My criticisms of wokeness do not extend to the constant slights that black people in America face throughout their lives, even when they’ve “made it” by having achieved what our country considers the American Dream (AD). The fact is that white people like me don’t know what it’s like to be fearful each time you encounter a police officer, or to be patronized in a variety of ways by well-meaning but non-introspective Wokesters.
And here’s one black man, Walter Kitundu, who was successful by AD standards, and discovered a love of birds when young, turning him into a inveterate birdwatcher. But while exercising his hobby, he was so beleaguered by suspicious people—many of whom called the cops—that he had to post signs to explain himself. The article and attendant documents were published in a Washington Post article yesterday; you can see it by clicking on the screenshot below
Kitundu, a musician, has an impeccable resume, including a MacArthur “genius” award (he’s only 46), a performance in Carnegie Hall, and a Wikipedia entry that shows one of the several musical instruments he invented, the phonoharp. Wikipedia describes it like this:
Kitundu is inventor of the “phonoharp“, a stringed instrument incorporating a phonograph. After hearing the instrument, the Kronos Quartet hired Kitundu as their “instrument builder in residence”. In addition to a phonoharp he also built a “phonoharp” for each of the quartet’s members. For the song “Tèw semagn hagèré” on their 2009 album Floodplain, he created new instruments inspired by the begena, an Ethiopian 10-string lyre.
I’m digressing here, but had to show how this combination instrument and vinyl record player works:
Kitundu has been birding since he was 6 or 7, and is interviewed in the article. He recounts his hazardous birding experiences—hazardous because white folks were suspicious of him:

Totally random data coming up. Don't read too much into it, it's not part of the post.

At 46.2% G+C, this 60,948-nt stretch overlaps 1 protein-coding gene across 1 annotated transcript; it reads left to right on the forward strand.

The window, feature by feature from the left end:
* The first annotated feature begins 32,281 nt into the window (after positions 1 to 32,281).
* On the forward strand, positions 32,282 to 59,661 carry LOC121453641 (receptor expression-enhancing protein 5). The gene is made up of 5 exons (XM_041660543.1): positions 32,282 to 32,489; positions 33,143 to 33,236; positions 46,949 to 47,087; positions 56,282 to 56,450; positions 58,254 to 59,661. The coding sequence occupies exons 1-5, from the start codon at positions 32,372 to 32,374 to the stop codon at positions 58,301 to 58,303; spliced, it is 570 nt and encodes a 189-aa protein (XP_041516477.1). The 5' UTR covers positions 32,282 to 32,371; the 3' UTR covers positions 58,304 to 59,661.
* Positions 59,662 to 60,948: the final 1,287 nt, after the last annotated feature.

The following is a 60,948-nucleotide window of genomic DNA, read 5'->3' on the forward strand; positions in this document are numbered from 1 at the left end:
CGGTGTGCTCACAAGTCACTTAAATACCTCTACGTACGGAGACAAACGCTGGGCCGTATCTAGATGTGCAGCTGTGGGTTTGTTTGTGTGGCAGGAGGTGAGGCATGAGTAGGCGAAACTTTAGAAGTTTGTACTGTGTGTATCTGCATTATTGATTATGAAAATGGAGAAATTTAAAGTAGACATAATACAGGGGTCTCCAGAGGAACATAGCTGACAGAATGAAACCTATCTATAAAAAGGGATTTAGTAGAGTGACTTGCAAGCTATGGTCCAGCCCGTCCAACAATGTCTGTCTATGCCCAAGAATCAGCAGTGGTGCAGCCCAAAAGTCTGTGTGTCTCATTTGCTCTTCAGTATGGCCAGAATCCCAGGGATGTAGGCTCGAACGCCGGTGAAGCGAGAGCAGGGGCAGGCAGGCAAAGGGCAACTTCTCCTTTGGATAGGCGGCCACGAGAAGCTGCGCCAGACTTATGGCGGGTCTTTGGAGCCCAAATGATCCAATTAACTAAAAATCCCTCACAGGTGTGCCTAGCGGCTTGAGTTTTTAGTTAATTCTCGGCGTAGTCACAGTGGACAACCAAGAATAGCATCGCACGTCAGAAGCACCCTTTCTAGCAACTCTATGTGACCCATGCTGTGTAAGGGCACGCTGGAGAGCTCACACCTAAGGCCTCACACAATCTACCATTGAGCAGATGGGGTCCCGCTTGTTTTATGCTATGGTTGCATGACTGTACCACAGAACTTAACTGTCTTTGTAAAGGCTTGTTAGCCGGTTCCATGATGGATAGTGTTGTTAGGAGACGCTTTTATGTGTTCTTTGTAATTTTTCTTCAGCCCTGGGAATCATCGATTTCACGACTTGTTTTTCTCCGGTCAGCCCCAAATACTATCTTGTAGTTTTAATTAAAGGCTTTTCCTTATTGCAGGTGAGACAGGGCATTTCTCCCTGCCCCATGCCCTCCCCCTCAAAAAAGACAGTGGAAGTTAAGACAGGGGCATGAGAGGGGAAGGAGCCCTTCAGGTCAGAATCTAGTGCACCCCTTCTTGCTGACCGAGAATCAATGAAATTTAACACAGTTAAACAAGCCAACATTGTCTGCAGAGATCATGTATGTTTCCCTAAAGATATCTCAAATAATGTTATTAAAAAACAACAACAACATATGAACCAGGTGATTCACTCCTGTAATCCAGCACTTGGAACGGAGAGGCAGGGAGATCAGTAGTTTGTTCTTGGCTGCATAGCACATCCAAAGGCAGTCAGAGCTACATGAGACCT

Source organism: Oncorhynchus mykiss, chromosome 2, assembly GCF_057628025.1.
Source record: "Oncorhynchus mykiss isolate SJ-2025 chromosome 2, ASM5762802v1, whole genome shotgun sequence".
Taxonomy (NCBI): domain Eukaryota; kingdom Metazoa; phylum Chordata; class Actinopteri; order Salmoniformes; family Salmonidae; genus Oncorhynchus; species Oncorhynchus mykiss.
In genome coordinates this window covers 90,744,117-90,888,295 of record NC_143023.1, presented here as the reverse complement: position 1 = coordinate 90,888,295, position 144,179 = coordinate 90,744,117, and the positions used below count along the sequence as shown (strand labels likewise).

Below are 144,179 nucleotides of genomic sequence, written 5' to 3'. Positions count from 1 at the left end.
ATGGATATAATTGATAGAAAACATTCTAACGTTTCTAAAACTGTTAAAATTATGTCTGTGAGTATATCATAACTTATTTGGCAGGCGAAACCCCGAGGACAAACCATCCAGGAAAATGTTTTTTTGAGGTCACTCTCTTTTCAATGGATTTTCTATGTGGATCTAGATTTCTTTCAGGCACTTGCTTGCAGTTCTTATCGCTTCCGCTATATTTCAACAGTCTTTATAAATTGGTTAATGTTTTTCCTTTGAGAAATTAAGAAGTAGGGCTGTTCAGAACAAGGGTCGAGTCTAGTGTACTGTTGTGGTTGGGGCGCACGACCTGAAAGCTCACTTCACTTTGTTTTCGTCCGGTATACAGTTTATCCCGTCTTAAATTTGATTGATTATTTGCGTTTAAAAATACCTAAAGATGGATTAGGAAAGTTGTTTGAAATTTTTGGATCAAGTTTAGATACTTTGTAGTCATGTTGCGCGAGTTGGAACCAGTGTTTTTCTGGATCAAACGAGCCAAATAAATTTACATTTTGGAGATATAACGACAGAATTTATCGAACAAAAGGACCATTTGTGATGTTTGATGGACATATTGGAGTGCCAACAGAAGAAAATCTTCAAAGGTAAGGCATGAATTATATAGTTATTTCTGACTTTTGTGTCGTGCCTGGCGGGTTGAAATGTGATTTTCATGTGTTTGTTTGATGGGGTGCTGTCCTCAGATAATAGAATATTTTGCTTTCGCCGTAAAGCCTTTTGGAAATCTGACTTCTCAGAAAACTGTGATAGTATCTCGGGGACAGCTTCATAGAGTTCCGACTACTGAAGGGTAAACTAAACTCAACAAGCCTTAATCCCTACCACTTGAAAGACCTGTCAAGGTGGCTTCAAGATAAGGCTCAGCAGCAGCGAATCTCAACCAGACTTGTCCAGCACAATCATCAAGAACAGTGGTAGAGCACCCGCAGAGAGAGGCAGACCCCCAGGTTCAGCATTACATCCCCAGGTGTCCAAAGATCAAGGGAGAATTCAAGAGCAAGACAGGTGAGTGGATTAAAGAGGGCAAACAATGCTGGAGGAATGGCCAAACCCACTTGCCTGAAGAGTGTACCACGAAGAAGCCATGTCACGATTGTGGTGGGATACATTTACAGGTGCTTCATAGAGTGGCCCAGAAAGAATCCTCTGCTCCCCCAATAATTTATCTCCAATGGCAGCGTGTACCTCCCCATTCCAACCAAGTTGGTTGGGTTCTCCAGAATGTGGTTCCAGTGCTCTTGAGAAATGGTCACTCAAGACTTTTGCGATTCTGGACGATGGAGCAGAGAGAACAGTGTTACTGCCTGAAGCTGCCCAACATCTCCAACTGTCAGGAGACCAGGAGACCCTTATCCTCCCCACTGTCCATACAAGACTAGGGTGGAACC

Q: In 2005, you spent a lot of time following a single hawk, which you named Patch, and you tweeted that your recurring presence resulted in more than a few run-ins with the police. So many, you eventually hung up mock public service announcements [PSA] announcing your presence to the communities you bird in. Can you tell me your thought process and making it?
A: I would actually call it a PSA instead of a mock-PSA, because it was necessary. I needed people to know, in terms of trying to secure my safety as I photographed the birds. I think as a black person, as a person of color in this country, every time you walk out the door, there’s always calculus running in the background about how to present, how to keep yourself safe. It’s a muscle that’s well exercised by people of color in this country. I can’t really think of anything more wholesome than standing under a tree and watching a hummingbird build her nest, but I think if our activities fall outside of the framework of possibility that’s established for us by the white imagination, then we’re at risk.
I didn’t have dog. I didn’t have a partner. I didn’t have a stroller. I didn’t really fit into the generalized idea of who the park was for. And I was black in an affluent neighborhood. And I was being still for long periods of time. I feel like the white people in the park who called the police were owners of limited imaginations that were stunted by racism. Because I think if I had been a white person in the park with my camera, I would have been given credit that I knew something that they didn’t or I must have had a good reason for being there.
I got pulled over by the police from a hummingbird bush once. I got stopped by police on two other occasions walking through the park. And then one person had the audacity to call the police on me within earshot. I could hear him describing me to the police, and I turned around and I said to him, “Can I help you?” And he said, “The police will take care of you.” So after that incident, that’s when I went home and made that sign.
Here’s the sign, which is both funny and sad: